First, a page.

Wilson links shame and guilt to disgust (now transformed, wholly or partially, into self-disgust) primarily as a consequence rooted in self-consciousness. Referring to a passage in Doris Lessing's The Golden Notebook, Wilson writes that "the dance between disgust and shame takes place. A slow choreography unfolds before the mind's-eye."
Wilson examines the claims of several jurists and legal scholars—such as William Ian Miller—that disgust must underlie positive law. "In the absence of disgust", he observes, stating their claim, ". . . there would be either total barbarism or a society ruled solely by force, violence and terror." The moral-legal argument, he remarks, "leaves much out of account." His own argument turns largely upon the human capacity to learn how to control, even to suppress, strong and problematic affects and, over time, for entire populations to abandon specific disgust responses.
==See also== * Affective neuroscience * Amygdala * Aversion Therapy * Cognitive neuroscience * Contempt * Disgusted of Tunbridge Wells * Fear * Foodborne illness * Menippean satire * Nausea * Papez Circuit * Phobia * Social neuroscience * Taboo *Vomiting
==Bibliography== *Cohen, William A. and Ryan Johnson, eds. Filth: Dirt, Disgust, and Modern Life. University of Minnesota Press, 2005. *Douglas, Mary. Purity and Danger: An Analysis of Concepts of Pollution and Taboo. Praeger, 1966. *Kelly, Daniel. Yuck! The Nature and Moral Significance of Disgust. MIT Press, 2011. * Korsmeyer, Carolyn (2011) [https://books.google.com/books?id=NwsUasv4wmgC&printsec=frontcover&dq=%22Savoring+Disgust:+The+Foul+and+the+Fair+in+Aesthetics%22&hl=en&sa=X&ei=6AUGVYG8Ms3_8QXZ54EY&ved=0CBwQ6AEwAA#v=onepage&q=%22Savoring%20Disgust%3A%20The%20Foul%20and%20the%20Fair%20in%20Aesthetics%22&f=false Savoring Disgust: The Foul and the Fair in Aesthetics] Oxford University Press. . *McCorkle Jr., William W. Ritualizing the Disposal of the Deceased: From Corpse to Concept. Peter Lang, 2010. *McGinn, Colin. The Meaning of Disgust. Oxford University Press, 2011. *Menninghaus, Winfried. Disgust: Theory and History of a Strong Sensation. Tr. Howard Eiland and Joel Golb. SUNY Press, 2003 *Miller, William Ian. The Anatomy of Disgust. Harvard University Press, 1997. *Nussbaum, Martha C. Upheavals of Thought: The Intelligence of Emotions. Cambridge University Press, 2001. *Nussbaum, Martha C. Hiding from Humanity: Disgust, Shame, and the Law. Princeton University Press, 2004. *Nussbaum, Martha C. From Disgust to Humanity: Sexual Orientation and Constitutional Law. Oxford University Press, 2010. *Rindisbacher, Hans J. A Cultural History of Disgust. KulturPoetik. 5: 1. 2005. pp. 119–127. * *Wilson, Robert Rawdon. The Hydra’s Tale: Imagining Disgust. University of Alberta Press, 2002.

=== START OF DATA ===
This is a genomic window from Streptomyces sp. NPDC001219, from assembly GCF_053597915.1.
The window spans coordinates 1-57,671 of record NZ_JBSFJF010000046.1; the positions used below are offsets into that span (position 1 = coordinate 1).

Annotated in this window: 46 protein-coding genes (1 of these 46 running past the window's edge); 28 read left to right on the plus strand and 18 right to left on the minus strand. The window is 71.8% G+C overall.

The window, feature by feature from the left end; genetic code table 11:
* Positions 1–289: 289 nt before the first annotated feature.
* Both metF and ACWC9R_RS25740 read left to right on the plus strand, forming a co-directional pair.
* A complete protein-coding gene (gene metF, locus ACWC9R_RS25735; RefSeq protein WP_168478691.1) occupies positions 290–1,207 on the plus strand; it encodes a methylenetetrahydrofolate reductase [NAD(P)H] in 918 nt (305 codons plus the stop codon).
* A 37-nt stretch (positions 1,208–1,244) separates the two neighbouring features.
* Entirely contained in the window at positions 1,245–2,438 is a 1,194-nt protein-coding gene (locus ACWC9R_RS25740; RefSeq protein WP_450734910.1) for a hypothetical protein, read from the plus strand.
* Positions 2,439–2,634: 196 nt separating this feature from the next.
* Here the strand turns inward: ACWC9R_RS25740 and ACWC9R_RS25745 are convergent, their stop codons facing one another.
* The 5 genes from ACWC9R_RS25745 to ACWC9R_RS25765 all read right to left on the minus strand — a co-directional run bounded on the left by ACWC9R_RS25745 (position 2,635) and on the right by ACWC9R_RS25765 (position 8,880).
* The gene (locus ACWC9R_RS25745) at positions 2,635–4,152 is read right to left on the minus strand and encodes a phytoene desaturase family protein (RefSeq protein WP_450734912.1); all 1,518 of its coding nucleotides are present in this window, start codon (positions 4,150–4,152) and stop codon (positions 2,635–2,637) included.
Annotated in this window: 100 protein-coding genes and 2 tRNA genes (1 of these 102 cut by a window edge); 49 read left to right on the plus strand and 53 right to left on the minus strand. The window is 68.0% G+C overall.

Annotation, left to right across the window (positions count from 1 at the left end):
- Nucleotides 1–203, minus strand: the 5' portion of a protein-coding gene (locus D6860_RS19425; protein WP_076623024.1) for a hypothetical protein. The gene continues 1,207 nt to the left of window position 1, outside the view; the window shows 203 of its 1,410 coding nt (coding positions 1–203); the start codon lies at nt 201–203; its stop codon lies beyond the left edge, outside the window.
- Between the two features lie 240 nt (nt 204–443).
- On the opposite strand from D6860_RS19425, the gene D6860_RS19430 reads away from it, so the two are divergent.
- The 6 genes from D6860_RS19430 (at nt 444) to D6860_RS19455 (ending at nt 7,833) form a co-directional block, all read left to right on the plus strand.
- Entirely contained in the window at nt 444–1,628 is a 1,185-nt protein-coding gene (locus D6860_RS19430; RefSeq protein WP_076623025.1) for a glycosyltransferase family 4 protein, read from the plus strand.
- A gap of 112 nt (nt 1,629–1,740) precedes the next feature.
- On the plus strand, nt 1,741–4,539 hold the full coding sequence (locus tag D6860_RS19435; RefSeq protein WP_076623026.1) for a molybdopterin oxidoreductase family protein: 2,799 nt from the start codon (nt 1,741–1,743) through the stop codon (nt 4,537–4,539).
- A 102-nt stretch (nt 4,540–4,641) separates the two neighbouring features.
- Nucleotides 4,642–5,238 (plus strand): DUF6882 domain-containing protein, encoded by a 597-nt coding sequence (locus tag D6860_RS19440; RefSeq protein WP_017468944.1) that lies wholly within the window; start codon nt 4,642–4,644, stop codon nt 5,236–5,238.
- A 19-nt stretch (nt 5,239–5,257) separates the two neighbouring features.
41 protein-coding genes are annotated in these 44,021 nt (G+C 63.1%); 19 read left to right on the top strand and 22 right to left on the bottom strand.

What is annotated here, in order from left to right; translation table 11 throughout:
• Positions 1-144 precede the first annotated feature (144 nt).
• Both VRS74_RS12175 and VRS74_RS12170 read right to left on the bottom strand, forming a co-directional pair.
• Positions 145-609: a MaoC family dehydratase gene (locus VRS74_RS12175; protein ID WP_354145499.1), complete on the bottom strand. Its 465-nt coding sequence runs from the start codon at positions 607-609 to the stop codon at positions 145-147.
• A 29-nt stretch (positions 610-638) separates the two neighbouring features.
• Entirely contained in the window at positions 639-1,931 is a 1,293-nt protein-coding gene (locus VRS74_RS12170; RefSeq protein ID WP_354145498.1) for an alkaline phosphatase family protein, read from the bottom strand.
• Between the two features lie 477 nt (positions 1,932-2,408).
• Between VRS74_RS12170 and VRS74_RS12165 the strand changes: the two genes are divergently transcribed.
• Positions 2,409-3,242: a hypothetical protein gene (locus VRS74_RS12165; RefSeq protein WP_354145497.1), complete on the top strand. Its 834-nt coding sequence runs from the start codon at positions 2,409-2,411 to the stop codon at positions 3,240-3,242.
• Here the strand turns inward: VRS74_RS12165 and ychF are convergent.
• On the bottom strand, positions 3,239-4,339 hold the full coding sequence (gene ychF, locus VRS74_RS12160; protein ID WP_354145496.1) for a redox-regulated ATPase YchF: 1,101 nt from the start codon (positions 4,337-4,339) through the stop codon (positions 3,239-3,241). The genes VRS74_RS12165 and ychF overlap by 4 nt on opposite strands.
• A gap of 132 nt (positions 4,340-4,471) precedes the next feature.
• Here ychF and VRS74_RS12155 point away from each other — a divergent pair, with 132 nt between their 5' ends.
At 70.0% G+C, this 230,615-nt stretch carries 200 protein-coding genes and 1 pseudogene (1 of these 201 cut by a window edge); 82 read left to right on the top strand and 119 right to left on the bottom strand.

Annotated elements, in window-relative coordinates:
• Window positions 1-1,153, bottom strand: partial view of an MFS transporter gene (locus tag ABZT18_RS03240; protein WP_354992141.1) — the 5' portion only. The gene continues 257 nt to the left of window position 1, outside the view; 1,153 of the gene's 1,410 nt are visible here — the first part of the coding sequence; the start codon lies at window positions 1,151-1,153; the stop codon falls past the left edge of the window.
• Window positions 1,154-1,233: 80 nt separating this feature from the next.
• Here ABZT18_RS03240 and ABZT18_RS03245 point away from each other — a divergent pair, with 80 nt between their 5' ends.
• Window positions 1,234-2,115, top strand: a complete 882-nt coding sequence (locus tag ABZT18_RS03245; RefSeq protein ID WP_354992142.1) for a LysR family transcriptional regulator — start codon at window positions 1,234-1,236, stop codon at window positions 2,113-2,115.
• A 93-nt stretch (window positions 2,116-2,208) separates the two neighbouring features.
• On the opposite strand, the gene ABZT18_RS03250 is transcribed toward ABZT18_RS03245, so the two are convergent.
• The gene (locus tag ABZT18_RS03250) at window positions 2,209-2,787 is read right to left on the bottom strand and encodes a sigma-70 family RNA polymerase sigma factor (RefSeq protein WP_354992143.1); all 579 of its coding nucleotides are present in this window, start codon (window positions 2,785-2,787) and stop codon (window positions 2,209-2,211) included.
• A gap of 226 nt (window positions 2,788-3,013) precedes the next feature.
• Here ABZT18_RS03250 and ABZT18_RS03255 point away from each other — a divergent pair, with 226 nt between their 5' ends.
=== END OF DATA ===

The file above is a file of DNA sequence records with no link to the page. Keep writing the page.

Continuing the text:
* [https://web.archive.org/web/20080513093810/http://www14.vjc.edu/academics/faculty/sherman_nancy/ Nancy Sherman, a researcher investigating disgust] * [https://web.archive.org/web/20070524043035/http://people.virginia.edu/~jdh6n/disgustscale.html Jon Haidt's page about the Disgust Scale] * [https://web.archive.org/web/20071103022419/http://people.virginia.edu/~jdh6n/moraljudgment.html Moral Judgment and the Social Intuitionist Model], publications by Jonathan Haidt on disgust and its relationship with moral ideas * [http://pup.princeton.edu/chapters/i7697.html Hiding from Humanity: Disgust, Shame, and the Law] * [http://www.birchmore.org/index.html Shame and Group Psychotherapy] * [http://www.nature.com/cgi-taf/DynaPage.taf?file=/nbt/journal/v22/n3/full/nbt0304-269.html "Is repugnance wise? Visceral responses to biotechnology" Nature Biotechnology] * [https://web.archive.org/web/20060217145556/http://www.classics.ox.ac.uk/faculty/princeton/KirkpatrickPurity0310.rtf Purity and Pollution] by Jonathan Kirkpatrick (RTF) * [https://web.archive.org/web/20080509062022/http://kuznets.fas.harvard.edu/~aroth/papers/Repugnance.pdf Paper on the economic effects of Repugnance] * [https://web.archive.org/web/20080513031630/http://www.channel4.com/culture/microsites/A/anatomy_disgust/science.html Anatomy of Disgust], Channel 4 program * [https://archive.is/20130416064459/http://whyfiles.org/shorties/278disgust/ WhyFiles.org] Article written about a February 2009 study in "Science" linking moral judgments with facial expressions that indicate sensory disgust. * [https://ejournals.library.ualberta.ca/index.php/crcl/article/view/10712 Disgust: A Menippean Interview]
Category:Emotions Category:Concepts in aesthetics Category:Morality